Internal Market, Industry, Entrepreneurship and SMEs

Counterfeit and Pirated Trade: The current picture

Counterfeit and Pirated Trade: The current picture
Published on: 14/04/2016
This study presents key quantitative analysis on the exponential growth of trade in counterfeits and pirated goods worldwide. It highlights emerging trends, both globally and at country level, and the key industries affected by this illegal activity.

This study provides a quantitative analysis on the value, scope and trends of trade in counterfeit and pirated products.

It combines trade data and data on custom seizures from the World Customs Organization as well as the Directorate-General for Taxation and Customs Union.

Its main findings are:

  • An exponential growth of counterfeits and pirated goods worldwide. In particular, the OECD's estimates of counterfeit and pirated products have increased from $250 billion in 2007, to up to $441 billion in 2013, which represents approximately 2.5% of world imports. This amount does not include domestically produced and consumed counterfeit and pirated products. In the same year, imports of counterfeit and pirated products into the EU amounted to nearly $116 billion, which represents up to 5% of EU imports.
  • Counterfeit and pirated products can originate from virtually all economies. The single largest producing country of such goods is China. Counterfeits and pirated products follow complex trading routes, including intermediary points such as Hong Kong and Singapore. This reflects the ability of criminal networks to identify weak points and the leverage of arbitrage.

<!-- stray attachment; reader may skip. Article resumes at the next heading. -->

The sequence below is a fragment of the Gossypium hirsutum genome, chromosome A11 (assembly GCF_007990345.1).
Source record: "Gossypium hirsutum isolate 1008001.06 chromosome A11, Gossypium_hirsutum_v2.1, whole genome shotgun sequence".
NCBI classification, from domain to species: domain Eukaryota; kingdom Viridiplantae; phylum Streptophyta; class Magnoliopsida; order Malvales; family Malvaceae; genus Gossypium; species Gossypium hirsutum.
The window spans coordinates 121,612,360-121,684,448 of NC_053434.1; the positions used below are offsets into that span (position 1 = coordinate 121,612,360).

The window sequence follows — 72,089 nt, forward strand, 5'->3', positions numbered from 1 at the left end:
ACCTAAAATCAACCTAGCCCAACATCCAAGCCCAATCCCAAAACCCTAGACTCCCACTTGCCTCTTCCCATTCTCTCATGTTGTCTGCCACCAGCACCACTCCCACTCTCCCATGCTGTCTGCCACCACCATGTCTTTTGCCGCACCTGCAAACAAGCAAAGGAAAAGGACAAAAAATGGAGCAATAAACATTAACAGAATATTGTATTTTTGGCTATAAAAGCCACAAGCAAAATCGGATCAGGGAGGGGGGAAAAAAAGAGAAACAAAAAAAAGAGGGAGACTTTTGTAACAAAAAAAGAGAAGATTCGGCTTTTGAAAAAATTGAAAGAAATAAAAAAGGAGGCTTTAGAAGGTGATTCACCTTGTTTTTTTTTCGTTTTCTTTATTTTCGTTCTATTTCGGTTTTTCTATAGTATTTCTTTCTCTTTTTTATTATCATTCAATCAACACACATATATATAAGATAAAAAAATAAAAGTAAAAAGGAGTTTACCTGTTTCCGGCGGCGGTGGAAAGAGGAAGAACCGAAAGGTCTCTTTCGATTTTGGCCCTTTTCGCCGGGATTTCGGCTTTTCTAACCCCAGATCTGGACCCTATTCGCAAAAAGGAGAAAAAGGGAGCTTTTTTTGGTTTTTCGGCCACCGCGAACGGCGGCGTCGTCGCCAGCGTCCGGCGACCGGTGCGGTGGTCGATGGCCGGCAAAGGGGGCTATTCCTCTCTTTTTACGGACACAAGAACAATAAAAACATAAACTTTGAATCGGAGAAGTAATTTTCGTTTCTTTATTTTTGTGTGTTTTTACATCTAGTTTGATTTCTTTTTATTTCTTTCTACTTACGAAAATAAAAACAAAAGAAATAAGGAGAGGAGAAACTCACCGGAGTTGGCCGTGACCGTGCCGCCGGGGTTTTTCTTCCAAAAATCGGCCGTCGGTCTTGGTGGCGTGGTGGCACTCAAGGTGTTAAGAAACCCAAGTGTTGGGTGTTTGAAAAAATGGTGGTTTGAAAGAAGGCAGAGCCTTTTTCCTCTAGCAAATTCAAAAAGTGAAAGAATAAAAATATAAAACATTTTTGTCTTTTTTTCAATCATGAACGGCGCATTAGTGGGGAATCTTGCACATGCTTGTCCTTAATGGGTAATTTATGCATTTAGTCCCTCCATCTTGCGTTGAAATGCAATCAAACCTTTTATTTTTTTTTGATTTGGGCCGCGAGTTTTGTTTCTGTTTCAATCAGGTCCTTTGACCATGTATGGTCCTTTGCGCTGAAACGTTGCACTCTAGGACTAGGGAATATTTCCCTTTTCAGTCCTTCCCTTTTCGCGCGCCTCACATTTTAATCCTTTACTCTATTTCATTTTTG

• The growing, general economic importance of trade marks creates clear monetary incentives for counterfeiters. Consequently, infringed products are found in numerous industries, ranging from luxury items (e.g. fashion apparel or deluxe watches), through intermediary products (such as machines, spare parts or chemicals) to consumer goods that have an impact on personal health and safety (such as pharmaceuticals, food and drink, medical equipment or toys).


This report shows just how significant the intellectual property (IP) infringement problem is in economic terms based on solid economic and statistical methodologies and real data. It provides sound empirical evidence of a problem and emphasises the need for rapid, evidence-based European and international policy responses. The Commission intends to fully draw on these results in its upcoming policy initiatives in assessing how the IP enforcement framework in the Single Market should be modernised.

Full study: Trade in Counterfeit and Pirated Goods: Mapping the Economic Impact